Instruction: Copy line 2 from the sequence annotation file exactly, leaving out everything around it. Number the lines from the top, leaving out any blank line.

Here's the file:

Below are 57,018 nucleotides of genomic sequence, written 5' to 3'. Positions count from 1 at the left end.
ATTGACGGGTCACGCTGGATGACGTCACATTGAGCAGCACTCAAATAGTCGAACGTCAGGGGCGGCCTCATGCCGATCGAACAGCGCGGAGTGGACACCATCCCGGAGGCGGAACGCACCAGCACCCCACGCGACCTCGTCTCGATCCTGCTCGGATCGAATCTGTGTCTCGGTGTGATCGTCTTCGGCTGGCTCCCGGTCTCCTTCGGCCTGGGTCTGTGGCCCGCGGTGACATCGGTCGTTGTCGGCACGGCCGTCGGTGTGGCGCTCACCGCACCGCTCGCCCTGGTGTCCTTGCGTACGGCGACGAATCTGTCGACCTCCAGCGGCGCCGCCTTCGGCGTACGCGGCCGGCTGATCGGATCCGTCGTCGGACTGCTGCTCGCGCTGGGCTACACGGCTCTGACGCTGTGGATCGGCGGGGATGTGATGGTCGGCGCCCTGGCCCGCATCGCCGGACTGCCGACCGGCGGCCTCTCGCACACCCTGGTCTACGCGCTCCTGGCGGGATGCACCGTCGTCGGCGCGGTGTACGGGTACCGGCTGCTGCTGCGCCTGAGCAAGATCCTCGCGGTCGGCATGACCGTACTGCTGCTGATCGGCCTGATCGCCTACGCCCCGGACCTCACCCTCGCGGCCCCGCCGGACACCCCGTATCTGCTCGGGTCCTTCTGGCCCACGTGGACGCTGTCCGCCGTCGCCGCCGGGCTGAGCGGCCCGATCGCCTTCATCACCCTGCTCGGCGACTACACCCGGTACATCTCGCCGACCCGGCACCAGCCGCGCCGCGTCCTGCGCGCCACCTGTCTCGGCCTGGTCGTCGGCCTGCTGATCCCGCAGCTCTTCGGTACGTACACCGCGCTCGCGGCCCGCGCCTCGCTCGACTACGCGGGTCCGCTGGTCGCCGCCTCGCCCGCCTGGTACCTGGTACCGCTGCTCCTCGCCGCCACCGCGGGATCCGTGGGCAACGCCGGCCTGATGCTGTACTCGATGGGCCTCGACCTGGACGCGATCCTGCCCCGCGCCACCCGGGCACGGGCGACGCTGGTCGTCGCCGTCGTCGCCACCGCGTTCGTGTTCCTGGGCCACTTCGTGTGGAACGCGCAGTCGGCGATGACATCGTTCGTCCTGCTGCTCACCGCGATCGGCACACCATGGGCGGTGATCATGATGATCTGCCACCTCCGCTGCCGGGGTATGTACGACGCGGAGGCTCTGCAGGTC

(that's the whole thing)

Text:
ATTGACGGGTCACGCTGGATGACGTCACATTGAGCAGCACTCAAATAGTCGAACGTCAGGGGCGGCCTCATGCCGATCGAACAGCGCGGAGTGGACACCATCCCGGAGGCGGAACGCACCAGCACCCCACGCGACCTCGTCTCGATCCTGCTCGGATCGAATCTGTGTCTCGGTGTGATCGTCTTCGGCTGGCTCCCGGTCTCCTTCGGCCTGGGTCTGTGGCCCGCGGTGACATCGGTCGTTGTCGGCACGGCCGTCGGTGTGGCGCTCACCGCACCGCTCGCCCTGGTGTCCTTGCGTACGGCGACGAATCTGTCGACCTCCAGCGGCGCCGCCTTCGGCGTACGCGGCCGGCTGATCGGATCCGTCGTCGGACTGCTGCTCGCGCTGGGCTACACGGCTCTGACGCTGTGGATCGGCGGGGATGTGATGGTCGGCGCCCTGGCCCGCATCGCCGGACTGCCGACCGGCGGCCTCTCGCACACCCTGGTCTACGCGCTCCTGGCGGGATGCACCGTCGTCGGCGCGGTGTACGGGTACCGGCTGCTGCTGCGCCTGAGCAAGATCCTCGCGGTCGGCATGACCGTACTGCTGCTGATCGGCCTGATCGCCTACGCCCCGGACCTCACCCTCGCGGCCCCGCCGGACACCCCGTATCTGCTCGGGTCCTTCTGGCCCACGTGGACGCTGTCCGCCGTCGCCGCCGGGCTGAGCGGCCCGATCGCCTTCATCACCCTGCTCGGCGACTACACCCGGTACATCTCGCCGACCCGGCACCAGCCGCGCCGCGTCCTGCGCGCCACCTGTCTCGGCCTGGTCGTCGGCCTGCTGATCCCGCAGCTCTTCGGTACGTACACCGCGCTCGCGGCCCGCGCCTCGCTCGACTACGCGGGTCCGCTGGTCGCCGCCTCGCCCGCCTGGTACCTGGTACCGCTGCTCCTCGCCGCCACCGCGGGATCCGTGGGCAACGCCGGCCTGATGCTGTACTCGATGGGCCTCGACCTGGACGCGATCCTGCCCCGCGCCACCCGGGCACGGGCGACGCTGGTCGTCGCCGTCGTCGCCACCGCGTTCGTGTTCCTGGGCCACTTCGTGTGGAACGCGCAGTCGGCGATGACATCGTTCGTCCTGCTGCTCACCGCGATCGGCACACCATGGGCGGTGATCATGATGATCTGCCACCTCCGCTGCCGGGGTATGTACGACGCGGAGGCTCTGCAGGTC